Arts & Culture | St. Louis Public Radio

Arts & Culture

Dave Nadelberg, creator of "Mortified."
Kelly Moffitt | St. Louis Public Radio

Would you ever share your embarrassing childhood writing and other artifacts on stage? How about on a podcast listened to by thousands each month? Or on a television show? Or in a book?

For some, it could be considered a worst nightmare. For others, it could be considered catharsis. For “Mortified” creator Dave Nadelberg, it is a little bit of both.

Still from an earlier iteration of Rewind depicts Klu Klux Klan robes in Kente cloth, camoflage, and other fabrics as an attempt to reclaim rascist iconography.
Provided by Ryan Stevenson

When Paul Rucker received a call inviting him to bring his work confronting racism and white supremacy in United States to a Ferguson gallery, he knew he had to make the trip.

Rucker, of Baltimore, is a Guggenheim Fellow and has shown the work throughout the country. But he saw the opportunity to show his work in Ferguson as a way to address the continuing presence of racism.

File Photo. Alderman Terry Kennedy says the delay in naming a St. Louis poet laureate could stretch into next year.
File photo | Carolina Hidalgo | St. Louis Public Radio

When members of the Board of Aldermen created St. Louis' poet laureate position, they intended to promote unity. Indeed, inaugural official poet Michael Castro was lauded for building bridges with his words.

But now the post has become a lightning rod for disagreement. 

At issue is whether the task force that recommended Castro's replacement complied with the ordinance that established the position. If not, city aldermen want to know if that invalidates the task force's choice of Jane Ellen Ibur as the city’s next poet laureate.

File: The Knuckles met and became friends before their musical collaboration began.
File photo | Provided | The Knuckles

Don’t put Rockwell Knuckles and Aloha Micheaux in a box.

He’s known as a rapper and she’s more of a pop singer, who made it to the finals in “American Idol” in 2005. But the St. Louis performers shun labels in their collaboration known as The Knuckles.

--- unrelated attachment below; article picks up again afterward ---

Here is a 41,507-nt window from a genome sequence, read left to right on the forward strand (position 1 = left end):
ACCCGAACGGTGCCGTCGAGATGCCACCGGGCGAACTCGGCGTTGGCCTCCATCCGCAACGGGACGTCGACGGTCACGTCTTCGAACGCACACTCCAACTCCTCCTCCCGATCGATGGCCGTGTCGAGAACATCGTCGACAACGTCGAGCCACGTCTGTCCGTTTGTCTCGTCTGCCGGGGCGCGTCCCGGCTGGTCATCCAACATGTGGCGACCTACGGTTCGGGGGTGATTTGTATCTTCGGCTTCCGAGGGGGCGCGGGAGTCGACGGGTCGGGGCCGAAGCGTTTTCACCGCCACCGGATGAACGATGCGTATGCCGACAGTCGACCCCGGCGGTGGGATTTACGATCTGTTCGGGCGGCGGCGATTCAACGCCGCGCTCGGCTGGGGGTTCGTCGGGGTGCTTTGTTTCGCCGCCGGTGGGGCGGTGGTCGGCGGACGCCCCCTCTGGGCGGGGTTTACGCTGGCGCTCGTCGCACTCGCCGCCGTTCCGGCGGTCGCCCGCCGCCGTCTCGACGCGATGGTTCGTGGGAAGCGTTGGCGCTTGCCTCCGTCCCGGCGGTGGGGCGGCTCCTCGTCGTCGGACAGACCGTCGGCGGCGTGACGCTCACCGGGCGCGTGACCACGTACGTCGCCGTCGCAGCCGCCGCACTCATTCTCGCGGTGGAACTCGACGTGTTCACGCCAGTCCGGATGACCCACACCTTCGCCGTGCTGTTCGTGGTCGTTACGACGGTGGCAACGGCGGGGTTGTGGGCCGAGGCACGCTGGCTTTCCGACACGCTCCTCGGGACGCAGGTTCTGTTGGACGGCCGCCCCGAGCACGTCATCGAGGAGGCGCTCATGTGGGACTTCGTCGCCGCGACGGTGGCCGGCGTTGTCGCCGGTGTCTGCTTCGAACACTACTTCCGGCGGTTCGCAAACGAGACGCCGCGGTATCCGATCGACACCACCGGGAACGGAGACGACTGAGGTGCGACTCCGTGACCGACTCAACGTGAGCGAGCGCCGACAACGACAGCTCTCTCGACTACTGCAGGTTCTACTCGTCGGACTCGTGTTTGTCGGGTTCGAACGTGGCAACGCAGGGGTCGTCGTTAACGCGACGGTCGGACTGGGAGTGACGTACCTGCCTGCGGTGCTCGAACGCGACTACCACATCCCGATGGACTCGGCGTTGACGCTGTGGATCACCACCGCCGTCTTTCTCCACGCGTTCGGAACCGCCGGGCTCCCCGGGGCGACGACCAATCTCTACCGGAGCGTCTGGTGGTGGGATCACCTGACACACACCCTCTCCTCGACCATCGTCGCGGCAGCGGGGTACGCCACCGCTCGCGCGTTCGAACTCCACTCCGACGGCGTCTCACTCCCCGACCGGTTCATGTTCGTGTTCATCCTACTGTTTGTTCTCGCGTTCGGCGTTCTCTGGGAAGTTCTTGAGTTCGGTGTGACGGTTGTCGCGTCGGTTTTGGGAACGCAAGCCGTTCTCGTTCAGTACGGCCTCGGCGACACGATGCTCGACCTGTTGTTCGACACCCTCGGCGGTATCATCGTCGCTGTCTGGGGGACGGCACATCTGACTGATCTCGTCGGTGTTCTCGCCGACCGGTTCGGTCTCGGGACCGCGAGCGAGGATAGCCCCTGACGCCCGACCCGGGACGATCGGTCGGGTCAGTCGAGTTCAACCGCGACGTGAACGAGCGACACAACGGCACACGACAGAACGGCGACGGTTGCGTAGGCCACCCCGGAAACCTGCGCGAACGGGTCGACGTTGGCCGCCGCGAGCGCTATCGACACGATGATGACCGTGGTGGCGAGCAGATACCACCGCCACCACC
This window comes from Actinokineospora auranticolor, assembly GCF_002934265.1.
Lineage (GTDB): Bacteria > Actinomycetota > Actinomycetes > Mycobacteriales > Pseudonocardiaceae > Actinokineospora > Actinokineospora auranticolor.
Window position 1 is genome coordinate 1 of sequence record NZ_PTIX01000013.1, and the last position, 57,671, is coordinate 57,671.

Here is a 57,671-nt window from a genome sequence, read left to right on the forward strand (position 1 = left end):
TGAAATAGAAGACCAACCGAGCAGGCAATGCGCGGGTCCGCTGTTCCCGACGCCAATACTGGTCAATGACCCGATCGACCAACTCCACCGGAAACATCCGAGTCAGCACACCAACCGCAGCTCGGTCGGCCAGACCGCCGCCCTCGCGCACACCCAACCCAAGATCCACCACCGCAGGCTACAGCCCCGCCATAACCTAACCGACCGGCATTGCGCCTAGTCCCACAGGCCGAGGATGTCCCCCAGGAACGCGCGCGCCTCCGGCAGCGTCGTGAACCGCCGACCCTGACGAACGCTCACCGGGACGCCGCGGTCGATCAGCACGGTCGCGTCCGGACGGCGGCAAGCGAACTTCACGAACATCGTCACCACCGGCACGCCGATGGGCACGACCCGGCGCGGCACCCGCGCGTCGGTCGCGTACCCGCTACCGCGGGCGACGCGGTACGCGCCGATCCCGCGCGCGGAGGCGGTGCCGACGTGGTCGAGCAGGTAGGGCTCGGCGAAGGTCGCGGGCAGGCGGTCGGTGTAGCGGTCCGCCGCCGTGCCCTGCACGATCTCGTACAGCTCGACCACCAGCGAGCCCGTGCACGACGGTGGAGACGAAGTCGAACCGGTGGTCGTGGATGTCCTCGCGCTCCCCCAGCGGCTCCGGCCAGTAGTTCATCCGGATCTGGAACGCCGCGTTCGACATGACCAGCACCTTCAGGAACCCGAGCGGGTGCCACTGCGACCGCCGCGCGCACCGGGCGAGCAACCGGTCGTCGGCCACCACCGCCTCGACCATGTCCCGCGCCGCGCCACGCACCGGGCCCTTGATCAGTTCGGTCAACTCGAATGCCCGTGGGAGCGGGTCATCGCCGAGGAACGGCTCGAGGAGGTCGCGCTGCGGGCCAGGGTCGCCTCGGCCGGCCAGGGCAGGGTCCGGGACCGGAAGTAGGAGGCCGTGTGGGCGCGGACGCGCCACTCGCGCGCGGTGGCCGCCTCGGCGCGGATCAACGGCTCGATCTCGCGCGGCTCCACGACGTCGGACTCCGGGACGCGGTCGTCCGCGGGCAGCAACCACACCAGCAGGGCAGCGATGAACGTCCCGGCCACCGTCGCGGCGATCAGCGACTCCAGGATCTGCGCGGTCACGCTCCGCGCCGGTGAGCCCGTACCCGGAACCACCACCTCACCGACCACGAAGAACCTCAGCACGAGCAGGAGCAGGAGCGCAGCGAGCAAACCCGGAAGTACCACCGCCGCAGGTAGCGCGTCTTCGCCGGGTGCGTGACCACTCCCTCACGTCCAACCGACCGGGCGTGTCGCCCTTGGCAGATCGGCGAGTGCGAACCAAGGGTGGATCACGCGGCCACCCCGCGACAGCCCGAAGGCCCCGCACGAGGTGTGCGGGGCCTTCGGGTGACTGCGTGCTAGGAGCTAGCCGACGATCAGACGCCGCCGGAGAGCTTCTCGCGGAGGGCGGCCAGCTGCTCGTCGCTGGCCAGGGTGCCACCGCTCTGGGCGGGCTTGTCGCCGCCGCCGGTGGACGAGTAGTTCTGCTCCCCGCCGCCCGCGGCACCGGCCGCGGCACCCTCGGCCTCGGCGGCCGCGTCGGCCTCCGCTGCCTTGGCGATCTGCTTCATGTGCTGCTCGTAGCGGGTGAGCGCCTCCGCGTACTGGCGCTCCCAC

On Chess: Fashion and chess are a natural match

Jul 13, 2017
Five of the designers selected to participate in the Pinned! competition for the World Chess Hall of Fame. The project manager and author of this article, Rikki Byrd, is second from the left. July 2017
Chess Club and Scholastic Center of Saint Louis

From New York Fashion Week to museum exhibits and global advertising campaigns, the intersection of fashion and chess has long been a source of inspiration.

Poster detail created for the event has the title of event.
Provided by Andrew Gibson

Music played an important role in the civil rights movement that helped transform the nation. Songs such as Sam Cooke’s “A Change is Gonna Come” and “We Shall Not Be Moved” by Mavis Staples inspired black people to push for change — and moved the hearts of others.

A view of one of the renovations at the Florissant Valley branch of the St. Louis County Library.
Kara Hayes Smith | St. Louis County Library

St. Louis County Library has been going through some changes these past few years – closing and reopening renovated branches and experimenting with other new programs. To date, the system will have 17 renovated or replaced branches by year's end.

In 2018, a few more branches will be renovated and then St. Louis County Library headquarters will be updated. You can find a full list of completed and planned projects here.

Detail of Katherine Dunham in Choros, undated
Missouri History Museum | Provided

If you took but one class with dance legend Katherine Dunham, it became immediately apparent that her approach was one that cultivated the dancer as a whole and made the Dunham Technique more of a “way of life.” Dunham, considered the “queen mother of black dance,” lived from 1909 to 2006, making her home and the center of her dance work in East St. Louis for much of her adult life. 

A pile of bricks sits in the left hand corner of the image while behind it rest pallets of brick and a building.
Michael Thomas / Pulitzer Arts Foundation

What would you do with $2,500 and three pallet loads of brick? Four St. Louis art groups and collaborators will soon have an answer in the next phase of a year-long public art project overseen by the Pulitzer Arts Foundation and the Sam Fox School of Design and Visual Art.

The St. Louis Filmmakers Showcase kicks off this weekend at the Tivoli Theatre. We'll preview the selections on Tuesday's St. Louis on the Air.
Jim Choate | Flickr

The 17th annual St. Louis Filmmakers Showcase kicks off this weekend with 87 films made by local artists. It runs July 16-20 at the Tivoli Theatre in University City.

On Tuesday’s St. Louis on the Air, Chris Clark, the artistic director of Cinema St. Louis, which produces the showcase, joined host Don Marsh to give a preview of what films and filmmakers will be highlighted.

You can find a full rundown of the showcase on Cinema St. Louis’ website here.

Virtual reality is here to stay.St. Louis on the Air discussed the technology trend on Monday's program. Host Don Marsh tried a VR headset on firsthand.
Kelly Moffitt | St. Louis Public Radio